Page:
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CLAYTON RYE

By Staff | Jun 19, 2009

Want to hear those three little words everyone wants to hear? No, not those three little words. These three little words: “I was wrong.”

Last week I wrote about being possibly the only person interested in types, sizes, and brands of silos, along with history, construction, and anything else silo related. In my approximately ten years of writing columns, I have not received as great a response to anything as my speculation about being maybe the only one who found silos interesting and I have learned there are a few more people like me.

However, I am not going to get carried away. Anyone who might have a curiosity about silos is likely to be a regular reader of this paper. Were my article submitted to other papers outside of farm country, it probably would not even been printed. Those of us who are silo watchers are few in number, but loyal and, I have learned after last week’s article, are passionate.

Apparently, there are like-minded people who look at silos who, like myself, when they see a silo, check first if it is being used. Are there any cattle close by? Is the blower pipe in place? Is there other feeding equipment nearby? We do that while moving at about 60 miles per hour and still pay attention to our driving.

There are some silos that sit isolated from anything around them. There is no barn, no feedlot, and no fence. In some instances, you can see where the rows of corn or soybeans go around the silo because it was in the way. Those silos stand like gravestones marking a place where there was a time when cattle were fed and livestock represented part of the farming enterprise.

There is no denying I have struck a chord with a few people and I am grateful they have made themselves known. I was surprised at the quick response of the people who contacted me. They all seemed to recognize silos were becoming part of the past and disappearing since livestock was being raised by a fewer number of producers.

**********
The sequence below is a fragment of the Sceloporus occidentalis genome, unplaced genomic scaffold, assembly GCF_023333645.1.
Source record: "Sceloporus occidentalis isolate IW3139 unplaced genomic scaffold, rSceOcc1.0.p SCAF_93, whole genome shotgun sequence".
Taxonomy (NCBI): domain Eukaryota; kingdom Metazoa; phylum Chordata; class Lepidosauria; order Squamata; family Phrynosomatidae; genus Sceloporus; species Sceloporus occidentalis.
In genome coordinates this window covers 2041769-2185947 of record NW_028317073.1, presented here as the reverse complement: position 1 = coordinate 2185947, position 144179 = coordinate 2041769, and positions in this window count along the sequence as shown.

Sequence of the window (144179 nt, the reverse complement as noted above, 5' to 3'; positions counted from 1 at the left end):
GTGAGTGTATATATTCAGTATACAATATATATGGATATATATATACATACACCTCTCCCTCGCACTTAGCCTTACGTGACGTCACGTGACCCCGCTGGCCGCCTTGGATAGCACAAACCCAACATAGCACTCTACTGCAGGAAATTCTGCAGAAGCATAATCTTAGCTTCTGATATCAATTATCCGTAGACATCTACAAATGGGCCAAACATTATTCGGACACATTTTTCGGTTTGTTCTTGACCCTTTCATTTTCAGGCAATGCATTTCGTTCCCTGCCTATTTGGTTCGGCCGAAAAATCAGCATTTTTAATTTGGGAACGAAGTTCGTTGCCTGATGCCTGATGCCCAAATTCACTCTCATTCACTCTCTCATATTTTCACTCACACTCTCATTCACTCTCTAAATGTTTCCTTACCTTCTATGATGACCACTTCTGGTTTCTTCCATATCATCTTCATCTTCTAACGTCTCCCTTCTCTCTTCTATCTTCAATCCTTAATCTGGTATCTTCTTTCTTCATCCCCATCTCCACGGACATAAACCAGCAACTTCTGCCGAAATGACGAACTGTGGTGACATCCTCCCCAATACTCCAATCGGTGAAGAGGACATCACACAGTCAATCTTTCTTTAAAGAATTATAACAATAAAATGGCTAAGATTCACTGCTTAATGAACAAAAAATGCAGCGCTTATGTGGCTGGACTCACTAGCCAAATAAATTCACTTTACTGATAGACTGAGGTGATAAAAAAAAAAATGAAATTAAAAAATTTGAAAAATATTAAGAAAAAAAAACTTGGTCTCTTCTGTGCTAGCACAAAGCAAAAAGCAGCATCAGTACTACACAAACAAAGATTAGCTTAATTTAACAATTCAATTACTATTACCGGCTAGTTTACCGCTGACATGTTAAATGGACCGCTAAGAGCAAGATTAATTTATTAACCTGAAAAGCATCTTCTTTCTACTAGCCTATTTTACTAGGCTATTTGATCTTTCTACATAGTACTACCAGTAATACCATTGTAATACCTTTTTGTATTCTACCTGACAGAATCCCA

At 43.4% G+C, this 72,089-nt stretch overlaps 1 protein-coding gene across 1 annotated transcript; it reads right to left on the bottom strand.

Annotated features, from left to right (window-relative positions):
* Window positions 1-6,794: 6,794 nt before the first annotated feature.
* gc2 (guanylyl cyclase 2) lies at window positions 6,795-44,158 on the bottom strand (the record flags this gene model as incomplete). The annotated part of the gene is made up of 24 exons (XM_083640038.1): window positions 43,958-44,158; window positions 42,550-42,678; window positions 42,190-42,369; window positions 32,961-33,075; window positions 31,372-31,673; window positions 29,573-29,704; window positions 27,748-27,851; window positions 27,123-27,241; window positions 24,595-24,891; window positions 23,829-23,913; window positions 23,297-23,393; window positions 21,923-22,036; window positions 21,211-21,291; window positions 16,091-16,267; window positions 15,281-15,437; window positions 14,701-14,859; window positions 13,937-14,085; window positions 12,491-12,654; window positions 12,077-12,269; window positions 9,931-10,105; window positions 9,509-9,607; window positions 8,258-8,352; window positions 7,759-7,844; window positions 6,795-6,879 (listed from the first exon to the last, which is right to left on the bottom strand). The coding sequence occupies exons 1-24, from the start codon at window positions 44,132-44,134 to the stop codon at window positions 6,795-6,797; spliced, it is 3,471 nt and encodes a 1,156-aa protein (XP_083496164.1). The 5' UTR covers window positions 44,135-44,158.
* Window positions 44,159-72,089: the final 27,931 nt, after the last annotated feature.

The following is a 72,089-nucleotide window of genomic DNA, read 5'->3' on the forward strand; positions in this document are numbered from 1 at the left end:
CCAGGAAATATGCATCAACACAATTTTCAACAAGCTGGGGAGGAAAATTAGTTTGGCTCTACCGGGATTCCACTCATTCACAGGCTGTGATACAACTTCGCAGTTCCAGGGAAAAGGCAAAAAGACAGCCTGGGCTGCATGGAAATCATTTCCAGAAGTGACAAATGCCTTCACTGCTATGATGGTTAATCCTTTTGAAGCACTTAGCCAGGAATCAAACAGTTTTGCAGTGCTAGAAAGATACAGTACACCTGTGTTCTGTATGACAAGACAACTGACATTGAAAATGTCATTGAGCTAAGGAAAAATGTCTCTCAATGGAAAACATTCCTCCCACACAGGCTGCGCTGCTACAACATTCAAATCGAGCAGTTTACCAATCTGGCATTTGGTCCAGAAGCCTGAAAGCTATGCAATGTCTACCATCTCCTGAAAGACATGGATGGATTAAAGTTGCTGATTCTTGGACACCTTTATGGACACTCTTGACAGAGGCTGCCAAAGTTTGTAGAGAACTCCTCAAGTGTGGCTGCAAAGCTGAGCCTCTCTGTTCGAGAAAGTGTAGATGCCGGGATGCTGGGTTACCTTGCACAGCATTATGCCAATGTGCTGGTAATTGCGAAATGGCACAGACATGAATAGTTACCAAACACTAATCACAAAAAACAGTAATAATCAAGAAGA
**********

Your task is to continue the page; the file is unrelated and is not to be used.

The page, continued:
Do not get me wrong. I am not bemoaning the change in livestock operations to larger numbers in fewer hands. That is the price paid for efficiency and tough decisions have to be made. If you are not being profitable, then you have an expensive hobby whether you are raising beef, building cars, selling shoes or growing crops.

Because of their size and permanence, those silos scattered across the country show us what existed at one time. Many small (by today’s standards) producers had enough faith in the cattle business to buy and erect a silo or several silos. Silos stand as monuments to the cattle that were once fed there and, in some cases, mark the place where a barn or sometimes even an entire farm once stood.

One can try to imagine when each silo was bought and erected, that it represented to the new owner a mark of achievement and a sign of a promising future. A few weeks before he died, my dad commented on all the money he had tied up in a concrete feeding floor and the six silos that stood empty as if he should not have done that. I told him that his feedlot and those silos let him do something he loved for many years while providing an income. They had paid for themselves and did not owe him a thing.

An empty silo has no other use. Silos are fixed in place. They have no wheels and cannot be moved. A person cannot collect silos the way a farmer collects old tractors. They cannot be taken to a show and put in a line to be polished and admired for all to see. They exist as reminders or are taken down.

Silos are a part of agriculture’s heritage that can be preserved and appreciated. Are there any more silo fans out there? Make yourselves known. In a week’s time, I have learned we are a small, but hardy band of loyalists and I am not the only one. Sometimes, it is good to be wrong.

Rye is a Farm News staff writer and farmer from Hanlontown. Reach him by e-mail at crye@wctatel.net.

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